An independent Scotland would levy its own taxes and would receive no money at all from the UK. It would still be in monetary union with the UK, but no longer in fiscal or political union.  As we have seen in the Eurozone, when there is monetary union without fiscal union smaller countries suffer because monetary policy is inevitably set to suit the dominant economy. In the case of the Eurozone, peripheral countries have suffered catastrophic loss of competitiveness because monetary policy for over a decade has suited Germany but been completely wrong for them. In the case of the UK and Scotland, this imbalance would be aggravated by the fact that monetary policy would actually be set by the dominant economy, which isn't the case in the Eurozone. If Scotland chose to run a looser fiscal regime than the UK - which from the electoral dynamics seems very likely - it would suffer the same loss of competitiveness as peripheral countries in the Eurozone. Because it would not be in any sort of political union with the UK, Scotland would not suffer externally-imposed fiscal discipline as peripheral Eurozone countries are experiencing. But it wouldn't get any help either. It would no longer have the protection of the fiscal transfers it currently receives. And its banking system would no longer automatically have access to "lender of last resort" support from the Bank of England - and I suspect that if the Bank of England were seen to be supporting Scottish banks after independence, there would be a political storm from English people already angry about the extent of the support that Scottish banks received from the UK government in the 2008 financial crisis.

2) Joining the euro

Until recently, this was the SNP's preferred option, and it still remains their long-term policy - although in the conversation I had with Dundee SNP, they suggested that this might actually be indefinite.

The first, and most obvious question here is - as only EU members can join the Euro, would an independent Scotland retain its European Union (EU) membership, or would it have to apply for membership in its own right as an independent entity? There are differing opinions on this. The SNP assumes that Scotland would remain a member of the EU, but this stems from its belief that the UK would no longer exist and therefore the EU would have no basis on which to determine which of the four countries should inherit EU membership.  I've explained above why I think this belief is mistaken and the UK will continue to exist.  In my view the EU is likely to acknowledge the re-formed UK as simply a smaller version of the old UK - sort of Germany in reverse. But it is by no means certain that it would automatically recognise Scotland as an EU member separately from the UK. As the Centre for European Reform paper explains (op. cit.), accepting Scotland's membership independently from the UK would involve treaty amendment because the number of EU members is written into the treaties. Treaty amendment to increase the number of members requires unanimous agreement from all existing member states. I suspect that Scotland would formally have to apply for membership, but the ever-pragmatic EU would fast-track its application and attempt to waive the normal convergence requirements to get it approved quickly. There may be objections to this from existing EU members.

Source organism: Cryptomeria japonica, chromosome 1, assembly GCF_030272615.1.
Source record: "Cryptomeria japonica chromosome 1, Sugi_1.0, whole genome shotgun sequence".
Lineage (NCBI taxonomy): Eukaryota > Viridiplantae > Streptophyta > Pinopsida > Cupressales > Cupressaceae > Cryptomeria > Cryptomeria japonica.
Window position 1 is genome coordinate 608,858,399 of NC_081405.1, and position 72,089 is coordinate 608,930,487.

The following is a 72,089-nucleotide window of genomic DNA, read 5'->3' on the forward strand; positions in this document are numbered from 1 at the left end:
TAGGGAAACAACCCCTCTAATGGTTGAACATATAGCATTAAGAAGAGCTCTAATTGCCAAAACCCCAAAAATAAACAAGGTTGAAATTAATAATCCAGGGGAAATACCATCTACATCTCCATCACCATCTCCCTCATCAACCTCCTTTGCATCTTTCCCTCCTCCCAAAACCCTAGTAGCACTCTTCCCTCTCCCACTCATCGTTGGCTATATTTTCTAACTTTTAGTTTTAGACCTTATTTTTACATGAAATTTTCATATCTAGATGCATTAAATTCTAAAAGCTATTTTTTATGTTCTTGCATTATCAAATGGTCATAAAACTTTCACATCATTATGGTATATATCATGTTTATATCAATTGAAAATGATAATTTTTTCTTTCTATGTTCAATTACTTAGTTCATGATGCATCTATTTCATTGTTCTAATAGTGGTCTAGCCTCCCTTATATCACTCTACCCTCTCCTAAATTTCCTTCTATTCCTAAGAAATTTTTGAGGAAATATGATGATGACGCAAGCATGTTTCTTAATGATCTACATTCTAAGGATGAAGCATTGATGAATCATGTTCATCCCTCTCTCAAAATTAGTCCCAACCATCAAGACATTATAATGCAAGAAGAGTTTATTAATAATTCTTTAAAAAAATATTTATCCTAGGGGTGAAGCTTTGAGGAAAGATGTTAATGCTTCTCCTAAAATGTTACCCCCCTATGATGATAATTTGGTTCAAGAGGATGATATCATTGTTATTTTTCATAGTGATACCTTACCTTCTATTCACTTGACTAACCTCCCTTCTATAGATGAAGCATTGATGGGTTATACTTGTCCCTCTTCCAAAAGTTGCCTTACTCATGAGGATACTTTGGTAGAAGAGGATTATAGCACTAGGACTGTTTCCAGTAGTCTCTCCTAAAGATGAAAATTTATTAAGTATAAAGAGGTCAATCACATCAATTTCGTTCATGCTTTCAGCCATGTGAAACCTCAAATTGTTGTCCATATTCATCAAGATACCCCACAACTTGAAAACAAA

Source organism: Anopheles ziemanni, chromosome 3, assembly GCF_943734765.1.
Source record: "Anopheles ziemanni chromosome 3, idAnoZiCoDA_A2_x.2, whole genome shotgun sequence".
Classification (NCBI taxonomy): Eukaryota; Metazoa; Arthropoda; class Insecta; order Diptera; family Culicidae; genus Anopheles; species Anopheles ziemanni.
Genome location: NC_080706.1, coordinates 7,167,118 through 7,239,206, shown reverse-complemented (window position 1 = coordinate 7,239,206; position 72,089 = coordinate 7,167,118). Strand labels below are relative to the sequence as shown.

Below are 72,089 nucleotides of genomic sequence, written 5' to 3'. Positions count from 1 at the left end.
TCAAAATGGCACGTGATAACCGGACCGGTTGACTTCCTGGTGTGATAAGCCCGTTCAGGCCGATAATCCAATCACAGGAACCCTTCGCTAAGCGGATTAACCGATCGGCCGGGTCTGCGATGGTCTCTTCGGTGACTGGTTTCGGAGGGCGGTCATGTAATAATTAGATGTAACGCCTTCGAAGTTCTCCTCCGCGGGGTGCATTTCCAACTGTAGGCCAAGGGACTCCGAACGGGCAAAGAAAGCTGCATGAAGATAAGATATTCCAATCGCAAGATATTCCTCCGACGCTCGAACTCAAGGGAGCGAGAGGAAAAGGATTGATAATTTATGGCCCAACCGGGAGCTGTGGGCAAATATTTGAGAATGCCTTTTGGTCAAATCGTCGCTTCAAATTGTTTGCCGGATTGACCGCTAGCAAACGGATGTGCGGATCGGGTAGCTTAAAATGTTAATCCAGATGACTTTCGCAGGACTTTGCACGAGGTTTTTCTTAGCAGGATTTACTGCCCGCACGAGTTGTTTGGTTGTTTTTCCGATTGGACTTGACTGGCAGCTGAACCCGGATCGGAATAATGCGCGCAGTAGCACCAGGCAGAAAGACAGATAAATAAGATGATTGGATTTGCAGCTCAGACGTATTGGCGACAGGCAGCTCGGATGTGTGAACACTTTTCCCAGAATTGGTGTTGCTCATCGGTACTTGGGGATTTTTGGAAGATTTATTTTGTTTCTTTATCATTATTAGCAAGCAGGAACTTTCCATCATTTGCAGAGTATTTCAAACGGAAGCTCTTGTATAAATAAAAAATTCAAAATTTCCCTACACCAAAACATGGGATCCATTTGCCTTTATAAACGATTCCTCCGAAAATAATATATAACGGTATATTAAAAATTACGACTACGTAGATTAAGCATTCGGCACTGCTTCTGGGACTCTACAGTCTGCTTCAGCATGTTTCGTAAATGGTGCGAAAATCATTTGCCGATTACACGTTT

If Scotland retains EU membership, it would probably also retain the UK's opt-out regarding Euro membership, although it could apply for membership if it chose. However, if Scotland has to apply for EU membership, the EU leadership would be likely to make joining the Euro in due course a condition of membership.

Membership of the EU creates a problem if Scotland is still using sterling. The central banking model in Europe places the European Central Bank (ECB) as the "hub" of a system of national central banks. Scotland would have no central bank of its own but would not be represented or supported by the Bank of England.  It could not meet the ECB's requirement for submission of gold and foreign currency (FX) reserves unless it established its own central bank and persuaded the UK to relinquish a share of its gold and FX reserves at the ECB. But that central bank would have no currency-issuing powers. Even Eurozone central banks can issue Euros!

Joining the Euro is fraught with problems. Convergence criteria are strict, requiring public debt/GDP under 60% and cyclical deficit no larger than 3% (structural 0.5% or less). If Scotland were to take on its share of the UK national debt, its debt/GDP would be about the same as the UK's and its deficit between 5% and 11% depending on how much of North Sea Oil revenues it was able to claim. It would have to experience significant GDP growth to reduce these to the level required for euro membership.  If Scotland were able to negotiate taking a significantly reduced share of the UK national debt (perhaps as quid pro quo for relinquishing any claim to past North Sea Oil receipts) it might run close to the debt requirements. But even 100% of North Sea Oil receipts would not bring its deficit down to the 3% target.